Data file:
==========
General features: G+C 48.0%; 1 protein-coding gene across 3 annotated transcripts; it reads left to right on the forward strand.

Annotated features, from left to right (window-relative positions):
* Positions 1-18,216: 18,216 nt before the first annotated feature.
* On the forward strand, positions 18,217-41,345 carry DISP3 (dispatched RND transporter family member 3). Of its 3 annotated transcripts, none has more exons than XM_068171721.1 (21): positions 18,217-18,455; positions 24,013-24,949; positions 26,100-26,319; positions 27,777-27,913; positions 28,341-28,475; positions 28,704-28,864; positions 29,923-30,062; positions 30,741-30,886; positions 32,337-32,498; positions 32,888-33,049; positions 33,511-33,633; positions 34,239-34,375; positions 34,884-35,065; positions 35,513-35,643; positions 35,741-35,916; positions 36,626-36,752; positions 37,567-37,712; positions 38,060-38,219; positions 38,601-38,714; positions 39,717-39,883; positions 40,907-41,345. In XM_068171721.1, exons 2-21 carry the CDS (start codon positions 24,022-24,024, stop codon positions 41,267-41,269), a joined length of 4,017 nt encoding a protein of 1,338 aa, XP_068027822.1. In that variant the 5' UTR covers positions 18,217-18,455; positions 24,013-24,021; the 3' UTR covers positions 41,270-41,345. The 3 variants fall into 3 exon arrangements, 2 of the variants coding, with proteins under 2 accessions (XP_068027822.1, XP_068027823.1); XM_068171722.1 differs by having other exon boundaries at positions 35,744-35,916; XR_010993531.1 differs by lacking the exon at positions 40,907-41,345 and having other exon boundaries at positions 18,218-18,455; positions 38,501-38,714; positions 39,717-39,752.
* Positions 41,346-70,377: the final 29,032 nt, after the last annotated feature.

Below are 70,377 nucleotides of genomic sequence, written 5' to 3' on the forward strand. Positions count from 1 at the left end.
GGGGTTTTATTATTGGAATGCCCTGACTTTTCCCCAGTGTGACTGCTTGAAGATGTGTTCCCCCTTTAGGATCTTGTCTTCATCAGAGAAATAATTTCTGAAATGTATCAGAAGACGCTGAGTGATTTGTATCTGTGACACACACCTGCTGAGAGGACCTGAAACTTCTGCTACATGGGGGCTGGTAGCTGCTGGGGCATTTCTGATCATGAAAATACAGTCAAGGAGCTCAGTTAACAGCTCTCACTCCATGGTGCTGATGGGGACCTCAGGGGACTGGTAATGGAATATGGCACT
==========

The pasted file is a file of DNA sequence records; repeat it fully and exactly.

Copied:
General features: G+C 48.0%; 1 protein-coding gene across 3 annotated transcripts; it reads left to right on the forward strand.

Annotated features, from left to right (window-relative positions):
* Positions 1-18,216: 18,216 nt before the first annotated feature.
* On the forward strand, positions 18,217-41,345 carry DISP3 (dispatched RND transporter family member 3). Of its 3 annotated transcripts, none has more exons than XM_068171721.1 (21): positions 18,217-18,455; positions 24,013-24,949; positions 26,100-26,319; positions 27,777-27,913; positions 28,341-28,475; positions 28,704-28,864; positions 29,923-30,062; positions 30,741-30,886; positions 32,337-32,498; positions 32,888-33,049; positions 33,511-33,633; positions 34,239-34,375; positions 34,884-35,065; positions 35,513-35,643; positions 35,741-35,916; positions 36,626-36,752; positions 37,567-37,712; positions 38,060-38,219; positions 38,601-38,714; positions 39,717-39,883; positions 40,907-41,345. In XM_068171721.1, exons 2-21 carry the CDS (start codon positions 24,022-24,024, stop codon positions 41,267-41,269), a joined length of 4,017 nt encoding a protein of 1,338 aa, XP_068027822.1. In that variant the 5' UTR covers positions 18,217-18,455; positions 24,013-24,021; the 3' UTR covers positions 41,270-41,345. The 3 variants fall into 3 exon arrangements, 2 of the variants coding, with proteins under 2 accessions (XP_068027822.1, XP_068027823.1); XM_068171722.1 differs by having other exon boundaries at positions 35,744-35,916; XR_010993531.1 differs by lacking the exon at positions 40,907-41,345 and having other exon boundaries at positions 18,218-18,455; positions 38,501-38,714; positions 39,717-39,752.
* Positions 41,346-70,377: the final 29,032 nt, after the last annotated feature.

Below are 70,377 nucleotides of genomic sequence, written 5' to 3' on the forward strand. Positions count from 1 at the left end.
GGGGTTTTATTATTGGAATGCCCTGACTTTTCCCCAGTGTGACTGCTTGAAGATGTGTTCCCCCTTTAGGATCTTGTCTTCATCAGAGAAATAATTTCTGAAATGTATCAGAAGACGCTGAGTGATTTGTATCTGTGACACACACCTGCTGAGAGGACCTGAAACTTCTGCTACATGGGGGCTGGTAGCTGCTGGGGCATTTCTGATCATGAAAATACAGTCAAGGAGCTCAGTTAACAGCTCTCACTCCATGGTGCTGATGGGGACCTCAGGGGACTGGTAATGGAATATGGCACT